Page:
I try not to talk too much about my experiences with churches. I guess I’ve been conditioned to believe that in revealing what is wrong, I am somehow hurting God’s work. However, it occurs to me that addressing obvious issues (and not so obvious ones) would probably be a much better, and much more civilized way to advance the cause of Christ. After all, wasn’t that exactly what He did so long ago when He visited us here?
There is a Bible study I attend once a month. The people are very nice. Most of these New Jersey church operations are very nice at first. But when one needs a friend, a confidante, a mentor, a true leader, one is left empty-handed, and nonetheless goes home alone, with no true connection to the ministers. It is obvious the people who serve here care about serving God. But we, the ones being served, are intentionally kept at a distance. It is my nature to become committed and involved, and thereby to feel I am a part of such things. But this involvement has clearly been denied to those of us who are not a natural part of the family. I have not yet found out why.
I see a great error here, which I have seen before. Frequently in the body of Christ, a church organization is content to serve God, but seems to stop short of true self-sacrificial love. It reminds me of the Christmas present my sister and I received one year from someone who didn’t know us enough to even get us separate gifts. The duplicate gift, a cheap outdated hat which no teenager would actually wear, was to our keen and perceptive young minds an insult. It was not given to us out of love, or by someone who cared to find out what we would like, but by someone who wanted to appear to give us a gift, and thereby appease a connection with our mom. In short, this gift was an insult, and it hurt to have someone feign a connection for some other purpose, at our expense.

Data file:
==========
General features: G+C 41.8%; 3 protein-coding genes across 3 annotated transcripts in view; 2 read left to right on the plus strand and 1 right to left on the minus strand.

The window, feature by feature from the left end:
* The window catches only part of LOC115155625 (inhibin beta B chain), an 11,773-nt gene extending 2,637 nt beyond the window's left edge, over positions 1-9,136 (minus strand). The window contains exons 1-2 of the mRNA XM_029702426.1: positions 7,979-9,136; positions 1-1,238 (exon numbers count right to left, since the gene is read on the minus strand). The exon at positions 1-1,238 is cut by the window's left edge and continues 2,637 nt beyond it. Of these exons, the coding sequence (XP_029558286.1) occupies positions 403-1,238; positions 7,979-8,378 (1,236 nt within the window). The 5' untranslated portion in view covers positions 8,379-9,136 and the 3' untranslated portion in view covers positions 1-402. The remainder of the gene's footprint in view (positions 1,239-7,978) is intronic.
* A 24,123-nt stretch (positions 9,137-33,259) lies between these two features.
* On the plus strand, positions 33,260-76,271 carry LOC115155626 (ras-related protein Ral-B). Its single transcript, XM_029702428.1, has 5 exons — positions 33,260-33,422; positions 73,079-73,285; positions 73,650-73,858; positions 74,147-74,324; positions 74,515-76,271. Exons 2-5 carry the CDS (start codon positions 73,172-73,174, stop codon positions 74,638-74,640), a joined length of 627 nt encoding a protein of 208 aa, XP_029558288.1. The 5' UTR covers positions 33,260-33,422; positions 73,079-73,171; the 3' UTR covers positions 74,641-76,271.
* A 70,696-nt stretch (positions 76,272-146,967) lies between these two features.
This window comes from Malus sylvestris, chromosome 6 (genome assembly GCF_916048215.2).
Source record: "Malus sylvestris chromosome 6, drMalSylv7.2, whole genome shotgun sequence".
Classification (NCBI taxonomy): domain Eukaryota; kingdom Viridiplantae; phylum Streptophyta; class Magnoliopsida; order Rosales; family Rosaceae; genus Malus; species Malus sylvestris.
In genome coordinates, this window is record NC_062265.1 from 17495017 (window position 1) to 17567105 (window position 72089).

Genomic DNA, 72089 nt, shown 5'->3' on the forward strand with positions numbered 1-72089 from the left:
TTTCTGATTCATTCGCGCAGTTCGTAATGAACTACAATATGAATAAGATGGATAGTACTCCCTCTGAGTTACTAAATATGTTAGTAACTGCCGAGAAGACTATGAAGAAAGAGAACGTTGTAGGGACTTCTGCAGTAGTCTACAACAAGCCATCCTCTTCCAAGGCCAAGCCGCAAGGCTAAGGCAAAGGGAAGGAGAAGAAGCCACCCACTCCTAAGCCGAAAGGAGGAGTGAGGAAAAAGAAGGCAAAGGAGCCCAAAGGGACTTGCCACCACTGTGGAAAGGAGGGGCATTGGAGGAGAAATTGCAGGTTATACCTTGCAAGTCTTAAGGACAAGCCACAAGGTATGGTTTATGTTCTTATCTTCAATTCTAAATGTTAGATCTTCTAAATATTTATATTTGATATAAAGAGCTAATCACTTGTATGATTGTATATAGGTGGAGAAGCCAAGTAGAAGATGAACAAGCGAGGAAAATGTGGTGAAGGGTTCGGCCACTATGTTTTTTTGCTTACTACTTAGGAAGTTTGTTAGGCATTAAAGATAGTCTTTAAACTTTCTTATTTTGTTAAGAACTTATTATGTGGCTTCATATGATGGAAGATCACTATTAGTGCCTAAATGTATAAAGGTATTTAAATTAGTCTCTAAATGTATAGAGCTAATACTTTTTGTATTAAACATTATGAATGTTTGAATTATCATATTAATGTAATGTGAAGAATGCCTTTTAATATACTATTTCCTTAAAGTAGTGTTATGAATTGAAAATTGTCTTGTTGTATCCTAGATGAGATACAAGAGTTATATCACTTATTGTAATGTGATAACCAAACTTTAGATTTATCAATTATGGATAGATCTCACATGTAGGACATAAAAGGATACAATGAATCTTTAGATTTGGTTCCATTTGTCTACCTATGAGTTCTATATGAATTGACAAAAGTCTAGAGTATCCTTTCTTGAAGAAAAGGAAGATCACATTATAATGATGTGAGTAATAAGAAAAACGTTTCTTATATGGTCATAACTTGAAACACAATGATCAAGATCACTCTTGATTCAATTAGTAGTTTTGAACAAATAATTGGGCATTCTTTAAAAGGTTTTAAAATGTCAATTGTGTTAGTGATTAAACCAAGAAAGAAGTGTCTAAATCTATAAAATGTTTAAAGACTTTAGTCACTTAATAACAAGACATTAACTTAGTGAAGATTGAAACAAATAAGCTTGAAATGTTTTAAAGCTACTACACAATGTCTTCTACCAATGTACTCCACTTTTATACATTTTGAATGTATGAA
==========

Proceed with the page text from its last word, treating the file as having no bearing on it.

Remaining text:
I recall a church fair where they had burgers for everyone, but no condiments, and not so much as a slice of cheese for the burgers. The receiver, while attempting to be appropriately gracious, cannot help but to miss what more could have been.
Churches which “pretend” to serve, by only going half way, but not ever giving all, only cheat themselves out of the joy of full Christian service.
The Apostle Paul addresses an appropriate approach to ministry in I Corinthians Chapter 13:
“Though I speak with the tongues of men and of angels, and have not charity, I am become as sounding brass, or a tinkling cymbal. And though I have the gift of prophecy, and understand all mysteries, and all knowledge; and though I have all faith, so that I could remove mountains, and have not charity, I am nothing. And though I bestow all my goods to feed the poor, and though I give my body to be burned, and have not charity, it profits me nothing” (I Cor. 13: 1-3).
In the Bible study which I am addressing, we receive a great message. We are given great food. They may even pray for us before we get there, and they always say “Hi.” But have they considered how they may get to know us individually, discover the call of God upon our lives, pray specifically based on the desires of our hearts, try to find a ministry in their camp which will help develop our gifts?
Perhaps they have tried in the past and gotten burned, maybe we have proven to be problematic, maybe they have found our group of single people over 40 to be strange and non compliant. Maybe we don’t look or smell good enough. Maybe we are too odd.
I don’t wish to be guilty of not understanding where they are coming from. But I do believe a greater blessing could be had by giving more instead of less, by being bold rather than cautious, by not being content to give a little and consider it to be enough, carefully measuring out how much will be sacrificed. Perhaps a greater sacrifice is intended where we do ministry with all our hearts, thereby laying down our lives. For Jesus Himself, as we all know, laid down His very life. Jesus also said, “Greater love has no man than this, that a man lay down his life for his friends” (John 15:13).
Can a ministry really claim to be a ministry without having the approach of really giving up something? Will we stop at half way and think that God can be fooled into blessing us anyway?
I am in no place to judge, and of course have no idea what the leaders of any ministry are truly up against. But it is hard to not see what more could be done to embrace and nurture the recipients of such assumed church ministries.
The evidence is in the ache, the unfulfilled needs, and the nonchalance extant in those with the power to at least in part fulfill them.